Who am I? To answer that question, groups as well as individuals look for similarities and differences, real or imagined, with others.
It is this working out of identity—with a particular focus on ethnicity and immigration—that lies at the center of Hampshire College professor Rachel Rubinstein’s new book, Members of the Tribe: Native America in the Jewish Imagination, published by Wayne State University Press.
An American studies and Jewish literature professor, Rubinstein holds a bachelor’s degree from Yale and doctorate from Harvard, where she began the research on identity, ethnicity, and cultural comparisons in literature that ultimately led to her writing Members of the Tribe.
“I was interested in Yiddish literature in America and in translation. While working on research for my dissertation, I found a group of American Indian chants translated into Yiddish in the 1920s,” Professor Rubinstein said.
“The 1920s were a period when there was a great deal of interest in all things Indian. As immigrants were trying to write themselves into America, they were using Native Americans to work out all kinds of questions about national identity.”
Within the larger Euro-American immigrant search for identity, Jewish literature and cultural engagement with imagined Indians took distinct forms, Rubinstein discovered. The literature reflects particular engagement with themes of tribalism, modernization, diaspora, and nationalism, as Jewish immigrants tried to be more at home in America.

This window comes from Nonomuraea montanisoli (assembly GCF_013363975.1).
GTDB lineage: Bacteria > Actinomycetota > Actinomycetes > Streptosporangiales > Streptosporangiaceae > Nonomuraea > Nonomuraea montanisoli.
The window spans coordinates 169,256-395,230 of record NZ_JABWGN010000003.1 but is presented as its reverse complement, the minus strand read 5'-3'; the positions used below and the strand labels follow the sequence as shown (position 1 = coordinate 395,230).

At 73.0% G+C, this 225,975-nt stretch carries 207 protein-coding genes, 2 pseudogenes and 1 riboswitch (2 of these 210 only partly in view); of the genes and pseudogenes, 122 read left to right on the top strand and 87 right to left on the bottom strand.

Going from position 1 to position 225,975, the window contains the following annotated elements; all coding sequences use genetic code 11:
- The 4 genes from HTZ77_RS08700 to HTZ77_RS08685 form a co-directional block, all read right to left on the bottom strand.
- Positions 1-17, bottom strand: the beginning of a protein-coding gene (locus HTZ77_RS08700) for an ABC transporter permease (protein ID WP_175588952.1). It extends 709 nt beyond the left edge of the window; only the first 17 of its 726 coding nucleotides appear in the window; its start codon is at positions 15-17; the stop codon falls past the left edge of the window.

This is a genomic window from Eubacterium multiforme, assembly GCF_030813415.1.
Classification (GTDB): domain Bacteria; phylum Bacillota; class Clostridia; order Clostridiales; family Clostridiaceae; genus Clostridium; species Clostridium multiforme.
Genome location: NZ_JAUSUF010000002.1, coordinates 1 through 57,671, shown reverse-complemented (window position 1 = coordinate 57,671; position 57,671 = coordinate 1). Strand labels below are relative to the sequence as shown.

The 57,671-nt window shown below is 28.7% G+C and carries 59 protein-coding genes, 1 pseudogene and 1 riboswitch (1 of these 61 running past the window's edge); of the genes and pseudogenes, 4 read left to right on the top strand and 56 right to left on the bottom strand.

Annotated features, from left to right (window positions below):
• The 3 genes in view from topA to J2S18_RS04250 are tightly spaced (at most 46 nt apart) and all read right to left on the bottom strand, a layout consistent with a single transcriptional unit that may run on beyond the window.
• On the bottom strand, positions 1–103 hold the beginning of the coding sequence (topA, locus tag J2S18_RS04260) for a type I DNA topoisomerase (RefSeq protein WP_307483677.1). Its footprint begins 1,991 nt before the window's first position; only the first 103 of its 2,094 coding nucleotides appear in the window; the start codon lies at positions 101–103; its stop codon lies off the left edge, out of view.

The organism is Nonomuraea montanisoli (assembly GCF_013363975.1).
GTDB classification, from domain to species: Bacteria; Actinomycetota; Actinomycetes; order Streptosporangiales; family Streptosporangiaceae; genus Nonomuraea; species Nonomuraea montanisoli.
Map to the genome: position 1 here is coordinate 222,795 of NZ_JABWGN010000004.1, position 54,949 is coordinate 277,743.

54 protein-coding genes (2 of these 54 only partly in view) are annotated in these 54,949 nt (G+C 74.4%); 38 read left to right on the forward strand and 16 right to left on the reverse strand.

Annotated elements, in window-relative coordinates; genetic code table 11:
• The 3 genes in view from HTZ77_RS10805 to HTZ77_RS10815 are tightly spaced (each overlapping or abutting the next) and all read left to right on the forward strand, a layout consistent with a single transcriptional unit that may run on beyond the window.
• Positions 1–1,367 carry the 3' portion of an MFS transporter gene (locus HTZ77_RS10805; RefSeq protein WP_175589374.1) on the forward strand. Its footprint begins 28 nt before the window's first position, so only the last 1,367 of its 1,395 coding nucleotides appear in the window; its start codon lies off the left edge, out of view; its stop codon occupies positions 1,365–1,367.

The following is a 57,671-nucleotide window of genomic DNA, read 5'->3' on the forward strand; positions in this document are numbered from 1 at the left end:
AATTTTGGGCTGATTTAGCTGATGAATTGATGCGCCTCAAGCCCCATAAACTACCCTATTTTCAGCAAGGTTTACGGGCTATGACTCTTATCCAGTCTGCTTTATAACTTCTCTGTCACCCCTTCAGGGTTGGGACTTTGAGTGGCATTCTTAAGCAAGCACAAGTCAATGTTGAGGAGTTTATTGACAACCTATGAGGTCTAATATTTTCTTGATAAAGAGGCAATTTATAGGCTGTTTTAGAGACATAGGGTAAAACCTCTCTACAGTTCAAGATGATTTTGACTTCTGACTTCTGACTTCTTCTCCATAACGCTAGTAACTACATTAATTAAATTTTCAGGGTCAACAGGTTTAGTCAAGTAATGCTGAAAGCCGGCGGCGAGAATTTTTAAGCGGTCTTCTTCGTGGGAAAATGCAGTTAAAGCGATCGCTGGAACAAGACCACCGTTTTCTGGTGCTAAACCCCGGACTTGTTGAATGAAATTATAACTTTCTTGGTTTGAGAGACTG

Members of the Tribe examines Jewish identity and the meaning of “the tribe” from the 17th to the 21st century. During the Enlightenment, for example, modernism could mean having to give up tribal identity. Something similar was happening in “the New World.”
Simultaneously, the American founding myth was developing, along with the idea of the American Indian as descended from the lost tribes of Israel. In some of the literature that Rubinstein examines, these myths were re-imagined and rewritten by both Jews and Native Americans. The comparative cultural self-fashioning was multidirectional, as Native authors imagined Jews and Jewish authors imagined Native Americans, in the search for identity.
Professor Rubinstein also examines later radical writings from the left—by Jewish authors including Tillie Olsen, Michael Gold, Nathaneal West, John Sanford, and Howard Fast—and by Henry Roth, whose thought and writings moved over time from Marxism to Zionism.
Members of the Tribe concludes with discussion of complicated contemporary struggles involving cultural and territorial sovereignty as reflected in literary and political discourse as well as in museum spaces.
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